The main suspect Salah Abdeslam was found guilty on terrorism and murder charges, judge Jean-Louis Peries said.
The 32-year-old Belgium-born Frenchman, the only surviving member of the group that carried out the attacks on Nov. 13, 2015, was sentenced to life imprisonment with no possibility of early release, a sentence handed out only four times previously in France.
"I am convinced that this most severe sentence will satisfy the expectations of a certain number of our members, a certain number of victims," said Philippe Duperron, the father of a victim of the attack at the Bataclan concert hall.
The Bataclan hall, six bars and restaurants and the perimeter of the Stade de France sports stadium were targeted in hours-long attacks across Paris that shook France and left deep scars on the country's psyche.
A defiant Abdeslam had said at the start of the trial that he was a "soldier" of the Islamic State, which has claimed responsibility for the attacks.
He later apologized to the victims and said during the trial that he had chosen at the last minute not to detonate his explosive vest. But, based on the investigations and hearings, the court ruled otherwise.
"The court considered that the explosive vest malfunctioned," Peries said. Abdeslam is "guilty of being a member of a terrorist network," he also said.
"All defendants are found guilty on all counts," the judge added, with the exception of terrorism charges for one of the less prominent accused.
It has been a trial like no others, not only for its exceptional length of 10 months but also for the time it devoted to allowing victims to testify in detail about their ordeal and their struggles in overcoming it, while families of those killed spoke of how hard it was to move on.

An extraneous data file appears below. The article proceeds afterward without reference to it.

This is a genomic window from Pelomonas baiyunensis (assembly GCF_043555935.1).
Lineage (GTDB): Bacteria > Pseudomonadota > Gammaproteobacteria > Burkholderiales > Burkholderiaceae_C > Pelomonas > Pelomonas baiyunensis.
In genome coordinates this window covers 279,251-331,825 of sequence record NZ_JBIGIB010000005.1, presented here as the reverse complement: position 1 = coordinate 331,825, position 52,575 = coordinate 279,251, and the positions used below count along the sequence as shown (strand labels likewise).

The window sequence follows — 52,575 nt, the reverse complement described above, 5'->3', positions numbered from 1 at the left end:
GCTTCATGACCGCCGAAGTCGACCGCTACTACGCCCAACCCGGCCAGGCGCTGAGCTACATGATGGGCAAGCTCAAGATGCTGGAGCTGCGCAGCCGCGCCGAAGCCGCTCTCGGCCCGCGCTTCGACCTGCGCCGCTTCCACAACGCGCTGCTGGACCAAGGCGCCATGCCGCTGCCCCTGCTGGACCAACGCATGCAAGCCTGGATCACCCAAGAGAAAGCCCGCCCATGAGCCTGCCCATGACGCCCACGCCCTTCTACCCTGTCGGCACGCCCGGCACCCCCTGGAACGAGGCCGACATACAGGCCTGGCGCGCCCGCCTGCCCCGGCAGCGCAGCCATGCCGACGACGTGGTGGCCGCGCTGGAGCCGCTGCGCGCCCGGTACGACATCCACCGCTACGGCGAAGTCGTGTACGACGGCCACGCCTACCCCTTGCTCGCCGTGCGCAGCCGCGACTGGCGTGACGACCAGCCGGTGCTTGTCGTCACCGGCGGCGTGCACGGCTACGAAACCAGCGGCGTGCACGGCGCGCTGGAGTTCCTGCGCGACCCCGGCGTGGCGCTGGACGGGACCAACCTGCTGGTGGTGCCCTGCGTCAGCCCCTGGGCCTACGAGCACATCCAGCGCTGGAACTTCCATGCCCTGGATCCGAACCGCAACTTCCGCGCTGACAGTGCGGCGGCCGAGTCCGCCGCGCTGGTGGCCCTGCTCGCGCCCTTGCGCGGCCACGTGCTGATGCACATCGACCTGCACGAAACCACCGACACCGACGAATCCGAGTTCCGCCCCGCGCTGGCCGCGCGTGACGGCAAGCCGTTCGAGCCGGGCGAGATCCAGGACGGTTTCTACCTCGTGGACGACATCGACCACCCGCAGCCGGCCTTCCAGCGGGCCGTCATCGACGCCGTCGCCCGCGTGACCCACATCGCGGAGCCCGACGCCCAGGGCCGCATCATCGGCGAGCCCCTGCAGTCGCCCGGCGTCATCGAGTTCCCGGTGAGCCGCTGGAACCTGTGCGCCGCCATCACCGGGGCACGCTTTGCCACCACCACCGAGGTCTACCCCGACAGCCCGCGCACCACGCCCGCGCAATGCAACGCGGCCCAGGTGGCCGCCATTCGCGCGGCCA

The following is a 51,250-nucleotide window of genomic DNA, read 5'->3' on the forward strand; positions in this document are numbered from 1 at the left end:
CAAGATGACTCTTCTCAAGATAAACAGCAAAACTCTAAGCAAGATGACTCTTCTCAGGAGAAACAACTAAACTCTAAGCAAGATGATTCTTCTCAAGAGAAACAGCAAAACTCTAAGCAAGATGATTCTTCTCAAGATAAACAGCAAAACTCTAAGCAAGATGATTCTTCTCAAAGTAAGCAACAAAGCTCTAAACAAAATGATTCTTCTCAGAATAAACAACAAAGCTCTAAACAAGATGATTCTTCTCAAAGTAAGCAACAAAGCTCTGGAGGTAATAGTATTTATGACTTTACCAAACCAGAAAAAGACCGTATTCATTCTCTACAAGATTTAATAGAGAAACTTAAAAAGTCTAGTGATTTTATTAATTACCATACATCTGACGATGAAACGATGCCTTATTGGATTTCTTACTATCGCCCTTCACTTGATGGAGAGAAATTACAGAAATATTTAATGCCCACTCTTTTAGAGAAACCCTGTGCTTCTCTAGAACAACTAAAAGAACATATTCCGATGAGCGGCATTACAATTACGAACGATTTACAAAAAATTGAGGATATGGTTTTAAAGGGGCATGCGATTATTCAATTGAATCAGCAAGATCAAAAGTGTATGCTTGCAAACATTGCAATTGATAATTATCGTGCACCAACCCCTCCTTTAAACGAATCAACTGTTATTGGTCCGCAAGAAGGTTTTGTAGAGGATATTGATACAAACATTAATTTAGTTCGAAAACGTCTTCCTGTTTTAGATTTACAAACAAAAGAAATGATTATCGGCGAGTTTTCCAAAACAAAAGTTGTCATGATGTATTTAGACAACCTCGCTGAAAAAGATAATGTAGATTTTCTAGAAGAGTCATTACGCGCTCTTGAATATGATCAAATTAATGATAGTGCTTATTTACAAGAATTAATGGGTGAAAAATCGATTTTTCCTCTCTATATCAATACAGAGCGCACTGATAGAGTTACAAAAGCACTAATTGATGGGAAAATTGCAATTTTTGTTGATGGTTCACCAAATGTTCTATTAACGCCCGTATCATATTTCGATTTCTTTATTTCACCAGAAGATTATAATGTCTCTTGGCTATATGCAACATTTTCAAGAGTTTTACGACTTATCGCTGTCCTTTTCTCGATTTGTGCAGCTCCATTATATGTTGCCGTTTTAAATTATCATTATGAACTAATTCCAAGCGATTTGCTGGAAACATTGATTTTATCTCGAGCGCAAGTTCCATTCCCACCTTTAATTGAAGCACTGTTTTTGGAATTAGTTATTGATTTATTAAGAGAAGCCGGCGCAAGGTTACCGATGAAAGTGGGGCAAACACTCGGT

Thirteen other people, ten of whom are also in custody, were also in the courtroom during the months-long hearings. During that time, some took responsibility for their role in the attacks and apologized to the victims. Others have not said a word.
The court found them guilty of crimes ranging from helping provide the attackers with weapons or cars to planning to take part in the attack. Six more, tried in absentia and believed to be dead, were also found guilty.
Arthur Denouveaux, a survivor of the Bataclan attack, said although he was content with the trial's outcome, it's only the first step in the victims' healing process.
"It was justice for sure, but justice can't do anything, justice is just, you know, applying the rule of law and it's not healing everything. We'll see that, it will help us heal, but we still have work to do obviously," he said.
French politicians on Wednesday stated their support for the life sentencing of Salah Abdeslam.
Former French Socialist President Francois Hollande, Paris mayor Anne Hidalgo and far-right leader Marine Le Pen also expressed their sympathy for the families of the victims.
"Justice has been served," Paris mayor Anne Hidalgo said.
Published : Aug 19, 2022
Published : June 30, 2022
By : Reuters